A Community Devoted to the Preservation and Practice of Celestial Navigation and Other Methods of Traditional Wayfinding
From: Modris Fersters
Date: 2021 Sep 26, 13:12 -0700
You wrote: There is a little side error I guess 4’. What is max. permissible side error?
4' side error will produce about 0.3' error in measured angle. For traditional astronavigation it is nothing, but for lunars it is too much. I would recommend side error max 2'. This will produce about 0.06' error in lunar. Small side error (less than 1') is acceptable.
You wrote: Or is the little curved solarfilm (see photo) the cause of double sun?
Just try to measure IE using built-in filters (as already Tony recommended to you) and this will give you an answer on effect of the solarfilm. Compare these two methods.
Another test: do check the telescope focuss (try to change focus a little bit and look for changes in ghost image).
I would like to say some words about filters directly on telescope. Tony wrote that by using built-in filters you take into considerations all the errors in these filters. I think that the problem is more complex.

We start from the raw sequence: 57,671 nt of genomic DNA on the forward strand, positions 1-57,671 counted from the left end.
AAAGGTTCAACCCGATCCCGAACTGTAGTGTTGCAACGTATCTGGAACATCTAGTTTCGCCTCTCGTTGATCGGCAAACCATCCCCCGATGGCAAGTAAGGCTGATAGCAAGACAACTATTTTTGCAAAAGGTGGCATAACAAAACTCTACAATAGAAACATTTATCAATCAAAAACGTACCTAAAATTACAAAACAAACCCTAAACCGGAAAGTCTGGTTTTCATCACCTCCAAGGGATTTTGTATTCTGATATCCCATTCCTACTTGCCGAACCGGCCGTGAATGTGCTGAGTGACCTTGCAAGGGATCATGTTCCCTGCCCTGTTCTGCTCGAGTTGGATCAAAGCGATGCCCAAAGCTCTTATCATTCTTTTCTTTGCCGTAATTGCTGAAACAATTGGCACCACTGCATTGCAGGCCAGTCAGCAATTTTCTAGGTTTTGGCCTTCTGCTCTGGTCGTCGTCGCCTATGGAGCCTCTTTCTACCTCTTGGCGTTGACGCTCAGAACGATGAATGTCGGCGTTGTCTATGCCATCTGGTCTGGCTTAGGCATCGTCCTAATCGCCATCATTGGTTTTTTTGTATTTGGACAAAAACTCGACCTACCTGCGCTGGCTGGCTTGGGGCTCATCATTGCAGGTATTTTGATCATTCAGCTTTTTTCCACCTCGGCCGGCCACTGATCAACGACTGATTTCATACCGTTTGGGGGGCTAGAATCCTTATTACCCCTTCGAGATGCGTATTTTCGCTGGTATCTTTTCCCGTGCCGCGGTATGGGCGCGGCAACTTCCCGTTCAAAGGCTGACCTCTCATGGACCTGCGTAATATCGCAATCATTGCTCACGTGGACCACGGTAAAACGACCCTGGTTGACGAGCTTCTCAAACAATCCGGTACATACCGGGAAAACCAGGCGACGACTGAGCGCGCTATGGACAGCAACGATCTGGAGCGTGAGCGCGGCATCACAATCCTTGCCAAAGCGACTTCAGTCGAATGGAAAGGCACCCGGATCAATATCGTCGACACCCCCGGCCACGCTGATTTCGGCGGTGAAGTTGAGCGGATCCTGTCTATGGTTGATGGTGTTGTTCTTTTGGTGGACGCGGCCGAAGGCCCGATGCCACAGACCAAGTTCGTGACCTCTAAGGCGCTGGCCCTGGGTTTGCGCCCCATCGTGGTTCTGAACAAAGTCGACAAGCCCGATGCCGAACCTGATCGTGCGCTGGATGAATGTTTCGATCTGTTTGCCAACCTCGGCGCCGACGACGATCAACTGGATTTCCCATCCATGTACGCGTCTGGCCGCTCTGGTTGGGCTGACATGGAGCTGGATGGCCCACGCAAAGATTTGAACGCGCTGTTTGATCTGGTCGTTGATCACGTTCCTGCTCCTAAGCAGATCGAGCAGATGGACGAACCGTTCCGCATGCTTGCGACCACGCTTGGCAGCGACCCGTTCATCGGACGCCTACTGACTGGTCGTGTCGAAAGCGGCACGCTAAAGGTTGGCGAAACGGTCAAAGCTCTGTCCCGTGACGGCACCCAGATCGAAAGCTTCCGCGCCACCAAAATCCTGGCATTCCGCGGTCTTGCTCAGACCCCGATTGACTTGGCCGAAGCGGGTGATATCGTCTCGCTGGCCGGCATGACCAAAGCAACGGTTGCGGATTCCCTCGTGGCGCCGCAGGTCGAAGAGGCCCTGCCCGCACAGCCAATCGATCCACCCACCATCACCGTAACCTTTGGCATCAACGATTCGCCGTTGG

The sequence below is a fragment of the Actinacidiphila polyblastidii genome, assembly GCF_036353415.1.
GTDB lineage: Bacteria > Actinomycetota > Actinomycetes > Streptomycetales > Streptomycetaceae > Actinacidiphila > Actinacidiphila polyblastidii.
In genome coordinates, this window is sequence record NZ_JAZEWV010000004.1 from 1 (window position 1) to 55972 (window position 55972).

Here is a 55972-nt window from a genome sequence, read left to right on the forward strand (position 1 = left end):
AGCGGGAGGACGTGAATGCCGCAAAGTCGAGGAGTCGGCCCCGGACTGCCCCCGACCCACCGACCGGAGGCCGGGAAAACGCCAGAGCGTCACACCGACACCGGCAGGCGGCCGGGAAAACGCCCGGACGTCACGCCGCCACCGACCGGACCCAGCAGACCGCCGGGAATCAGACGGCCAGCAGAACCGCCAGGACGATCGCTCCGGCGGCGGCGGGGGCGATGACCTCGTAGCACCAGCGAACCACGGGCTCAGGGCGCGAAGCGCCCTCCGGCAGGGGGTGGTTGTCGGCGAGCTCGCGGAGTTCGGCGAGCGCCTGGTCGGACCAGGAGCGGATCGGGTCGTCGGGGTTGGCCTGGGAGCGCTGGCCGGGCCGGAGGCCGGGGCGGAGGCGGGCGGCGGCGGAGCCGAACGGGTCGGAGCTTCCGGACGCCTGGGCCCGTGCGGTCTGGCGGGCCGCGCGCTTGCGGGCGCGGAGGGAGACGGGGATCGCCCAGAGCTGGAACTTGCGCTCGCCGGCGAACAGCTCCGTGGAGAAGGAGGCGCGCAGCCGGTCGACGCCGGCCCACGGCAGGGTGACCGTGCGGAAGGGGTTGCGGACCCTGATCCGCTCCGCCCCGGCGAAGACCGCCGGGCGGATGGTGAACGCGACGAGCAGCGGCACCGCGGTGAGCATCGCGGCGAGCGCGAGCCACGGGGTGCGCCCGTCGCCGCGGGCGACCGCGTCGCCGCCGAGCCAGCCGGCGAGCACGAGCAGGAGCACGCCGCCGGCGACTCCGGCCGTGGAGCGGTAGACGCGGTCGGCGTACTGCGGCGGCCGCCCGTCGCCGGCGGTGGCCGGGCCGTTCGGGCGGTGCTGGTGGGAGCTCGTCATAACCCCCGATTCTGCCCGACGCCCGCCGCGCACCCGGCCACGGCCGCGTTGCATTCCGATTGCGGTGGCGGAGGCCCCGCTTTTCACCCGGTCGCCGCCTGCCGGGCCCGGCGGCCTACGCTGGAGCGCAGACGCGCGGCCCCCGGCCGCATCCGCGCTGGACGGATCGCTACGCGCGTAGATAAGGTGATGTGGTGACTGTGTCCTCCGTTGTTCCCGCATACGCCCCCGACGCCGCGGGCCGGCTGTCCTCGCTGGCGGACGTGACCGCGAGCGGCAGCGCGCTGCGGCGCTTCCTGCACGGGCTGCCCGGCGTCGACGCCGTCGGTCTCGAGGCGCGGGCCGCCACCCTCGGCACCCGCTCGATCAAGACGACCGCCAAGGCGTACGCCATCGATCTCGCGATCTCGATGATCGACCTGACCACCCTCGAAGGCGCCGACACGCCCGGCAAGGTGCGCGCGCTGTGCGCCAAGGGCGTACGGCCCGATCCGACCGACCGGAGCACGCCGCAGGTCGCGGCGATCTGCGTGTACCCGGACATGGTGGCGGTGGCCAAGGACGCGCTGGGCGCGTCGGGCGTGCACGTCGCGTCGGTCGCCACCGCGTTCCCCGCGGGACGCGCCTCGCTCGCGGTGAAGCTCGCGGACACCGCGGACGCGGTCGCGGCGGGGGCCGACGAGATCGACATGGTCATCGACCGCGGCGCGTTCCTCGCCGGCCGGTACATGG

When we measure IE by Sun, we use filters both on horizon and on index mirrors. But when we measure lunar distance, filters are only on one mirror (typicaly on index mirror) or filters are not used at all (star lunar distances). That means: filter combination is different for IE and for lunar distance measurment. And this fact can produce error of some tenths of the minute of arc. Therefore older sextants had special filters which were used on telecope ocullar. For example, my Soviet sextant SNO-M has two such filters for telescope. Only using these filters it is possilble to avoid of built-in filter errors. You can obtain IE precisely, but this accuracy does not matter much if you use some filters during lunar observations. On one hand: you have accurat IE, on other hand: you measure lunars with filters of anknown error. Best solution: to measure error of filters. (My sextant in some filter combinations can produce additional error of 0.3').